Conventional wisdom has it that there is a severe shortage of primary care physicians in the U.S. That is true from the patient perspective, and the millions of new people signing up for health insurance under the Affordable Care Act will only add to that shortage. But from a hospital or physician group’s perspective, there is a whole different kind of shortage: emergency and urgent care physicians.
According to an analysis from Practicelink, a career resource and online job board for physicians, there were 1.58 job openings for urgent care physicians for every candidate in the third quarter of 2013, making it the most in-demand physician specialty. Emergency medicine physicians ranked number four, with 1.31 openings for each candidate.
Those numbers may indicate a fracturing, so to speak, of the job market for emergency care. One year ago, Practicelink ranked emergency medicine number one on its list of most in-demand specialties, with 2.73 job openings for each candidate (and earlier this year the number reached as high as 3.03). The move from more emergency medicine openings to more urgent care openings over the past year tracks with the national trend toward more reliance on urgent care centers.
Still, “It’s a buyer’s market for emergency medicine physicians, and emergency medicine recruiters have a shallower pool to choose from,” remarked Laura Hammond, Director of Communications for Practicelink.
The crunch has birthed a small industry of companies hawking new tools to help recruit physicians, the newest wave being companies that cull social media data for clues about who may be viable candidates for recruiters to approach. Unfortunately in the case of specific, hard-to-recruit specialties like emergency medicine, the tools are often notable more for the ways in which they fall short than the ways in which they help recruiters succeed.
The high demand for emergency medicine physicians has made recruiting for emergency medicine physician groups an increasingly competitive proposition, while physicians are reporting job interviews that unfold like bribery stings, with physician groups promising them anything and everything if it gets them to come work there.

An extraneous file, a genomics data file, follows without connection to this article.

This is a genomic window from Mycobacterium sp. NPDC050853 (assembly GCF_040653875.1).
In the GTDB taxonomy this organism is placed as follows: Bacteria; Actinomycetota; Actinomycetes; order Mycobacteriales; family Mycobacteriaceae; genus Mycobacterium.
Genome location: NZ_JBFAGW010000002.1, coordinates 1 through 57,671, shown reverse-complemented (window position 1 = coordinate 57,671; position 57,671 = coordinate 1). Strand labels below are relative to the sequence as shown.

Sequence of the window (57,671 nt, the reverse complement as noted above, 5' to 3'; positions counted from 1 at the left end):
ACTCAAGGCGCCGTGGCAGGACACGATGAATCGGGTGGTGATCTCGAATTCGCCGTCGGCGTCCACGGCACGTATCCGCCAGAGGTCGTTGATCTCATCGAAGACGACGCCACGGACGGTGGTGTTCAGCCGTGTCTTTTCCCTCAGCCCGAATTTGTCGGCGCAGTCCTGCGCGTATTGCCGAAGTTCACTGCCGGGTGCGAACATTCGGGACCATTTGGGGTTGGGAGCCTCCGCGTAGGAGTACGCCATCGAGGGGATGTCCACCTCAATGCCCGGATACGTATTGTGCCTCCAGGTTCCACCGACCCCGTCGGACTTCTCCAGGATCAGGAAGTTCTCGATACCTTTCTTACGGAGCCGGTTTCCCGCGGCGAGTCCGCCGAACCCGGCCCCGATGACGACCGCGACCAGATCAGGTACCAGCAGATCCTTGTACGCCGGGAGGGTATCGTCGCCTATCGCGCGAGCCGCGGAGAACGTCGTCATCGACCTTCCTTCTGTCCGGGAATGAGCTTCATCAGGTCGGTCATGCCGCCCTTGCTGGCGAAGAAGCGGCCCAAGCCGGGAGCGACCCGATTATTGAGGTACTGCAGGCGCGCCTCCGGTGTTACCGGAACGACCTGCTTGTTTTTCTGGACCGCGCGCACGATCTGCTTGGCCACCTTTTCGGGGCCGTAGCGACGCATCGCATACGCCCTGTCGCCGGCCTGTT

The groups that will succeed in this environment must both distinguish themselves through tactics beyond just offering more money, but even more importantly they must think long and hard about what types of physicians they truly want at their company – and tailor their recruiting messages accordingly.
The preferences of young adults across every industry have undergone rapid change in recent years, with more desire for urban environments, flexibility, and a company’s culture and values than in the past. According to one recently hired emergency physician, who claims to have been “absolutely dead set” on working in another location, MEP won him over by communicating about more than just money and the facilities:
“The thing that struck me was they had tenets, and morals, and things that they stood for,” said Jonathan Klingler, who currently works at St. Mary’s Hospital in Leonardtown, MD. “The other interviews were, how can we you to come here. We’ll give you whatever you want. MEP was, this is what we stand for, this is what we’re all about. And if this is something you can fit in, than great. If not, don’t come here.”
Ultimately, the large number of job openings in emergency medicine means that emergency medicine groups can’t claim to be the only game in town – physicians at all levels of training and experience have options. At the same time, we are seeing ample evidence that emergency medicine physicians just out of residency are looking for more than just the highest paycheck or a particular location (although location remains, as always, the overwhelming determining factor). They are looking for a strong culture, a desire for ownership and leadership opportunities, and perhaps most importantly, a sense of trust in the people they’ll be working with.